General Internist Communication about Sexual Function with Cancer Survivors
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Sexual dysfunction is an important issue that affects many cancer survivors who are increasingly being cared for by internists.
To examine the attitudes and reported practices of internists regarding survivorship care as it pertains to sexual dysfunction.
Surveys were sent to 406 physicians affiliated with the Department of Internal Medicine at the University of Colorado Denver School of Medicine. Of the 319 eligibles, 227 were returned (71% RR).
Of the 227 responders, 46% were “somewhat/very” likely to initiate a conversation about sexual dysfunction; 62% “never/rarely” addressed sexual dysfunction. Each additional weekly hour spent in patient care was associated with a 2% increase in the likelihood of sexual dysfunction being addressed or discussions about sexual dysfunction being initiated. Reported inadequate preparation/formal training around survivorship issues was associated with sexual dysfunction being addressed less often (odds ratio [OR] = 0.45). Perception of patient anxiety or fears about health was associated with sexual dysfunction being addressed more often (OR = 2.38). Perceived preparedness to evaluate long-term effects was associated with a greater likelihood of physicians initiating discussions about sexual functioning (OR = 2.49).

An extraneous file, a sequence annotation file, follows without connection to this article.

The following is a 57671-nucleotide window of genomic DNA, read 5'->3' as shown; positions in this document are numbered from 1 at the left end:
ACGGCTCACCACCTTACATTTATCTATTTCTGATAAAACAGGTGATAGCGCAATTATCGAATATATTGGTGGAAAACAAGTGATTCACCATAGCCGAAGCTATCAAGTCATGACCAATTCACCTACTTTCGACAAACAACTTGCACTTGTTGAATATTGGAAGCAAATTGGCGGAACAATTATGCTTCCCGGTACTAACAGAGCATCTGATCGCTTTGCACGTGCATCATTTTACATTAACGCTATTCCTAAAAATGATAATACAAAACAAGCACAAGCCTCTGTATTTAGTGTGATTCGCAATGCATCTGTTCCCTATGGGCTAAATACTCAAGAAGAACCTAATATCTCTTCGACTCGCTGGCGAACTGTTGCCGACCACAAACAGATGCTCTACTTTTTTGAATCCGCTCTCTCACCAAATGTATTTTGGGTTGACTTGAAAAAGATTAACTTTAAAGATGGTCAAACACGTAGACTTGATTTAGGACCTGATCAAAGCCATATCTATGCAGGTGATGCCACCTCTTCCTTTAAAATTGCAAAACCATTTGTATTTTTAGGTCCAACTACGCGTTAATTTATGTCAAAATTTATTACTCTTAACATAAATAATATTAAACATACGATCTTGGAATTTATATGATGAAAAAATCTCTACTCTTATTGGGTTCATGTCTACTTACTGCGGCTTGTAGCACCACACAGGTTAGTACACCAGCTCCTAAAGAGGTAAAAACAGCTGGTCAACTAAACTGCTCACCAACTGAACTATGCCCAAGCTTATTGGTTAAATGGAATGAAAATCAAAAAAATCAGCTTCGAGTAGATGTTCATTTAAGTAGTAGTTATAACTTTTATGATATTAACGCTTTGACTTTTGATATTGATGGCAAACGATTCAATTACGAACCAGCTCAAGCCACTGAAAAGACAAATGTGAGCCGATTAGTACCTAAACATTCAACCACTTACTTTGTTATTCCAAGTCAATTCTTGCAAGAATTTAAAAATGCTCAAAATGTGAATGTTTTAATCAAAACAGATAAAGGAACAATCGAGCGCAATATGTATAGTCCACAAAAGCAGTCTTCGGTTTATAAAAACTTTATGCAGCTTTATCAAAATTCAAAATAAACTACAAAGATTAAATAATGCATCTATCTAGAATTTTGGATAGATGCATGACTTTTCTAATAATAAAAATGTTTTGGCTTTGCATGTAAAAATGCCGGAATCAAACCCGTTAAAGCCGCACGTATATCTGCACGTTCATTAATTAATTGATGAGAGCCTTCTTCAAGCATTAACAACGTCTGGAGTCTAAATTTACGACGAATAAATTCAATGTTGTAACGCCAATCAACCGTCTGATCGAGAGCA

Cancer survivors receive their long-term care from internists. Our results suggest that sexual dysfunction is often not addressed during their follow-up care. Additional training is needed to prepare physicians to negotiate this difficult issue.
KEY WORDSgeneral internist survivorship sexuality communication
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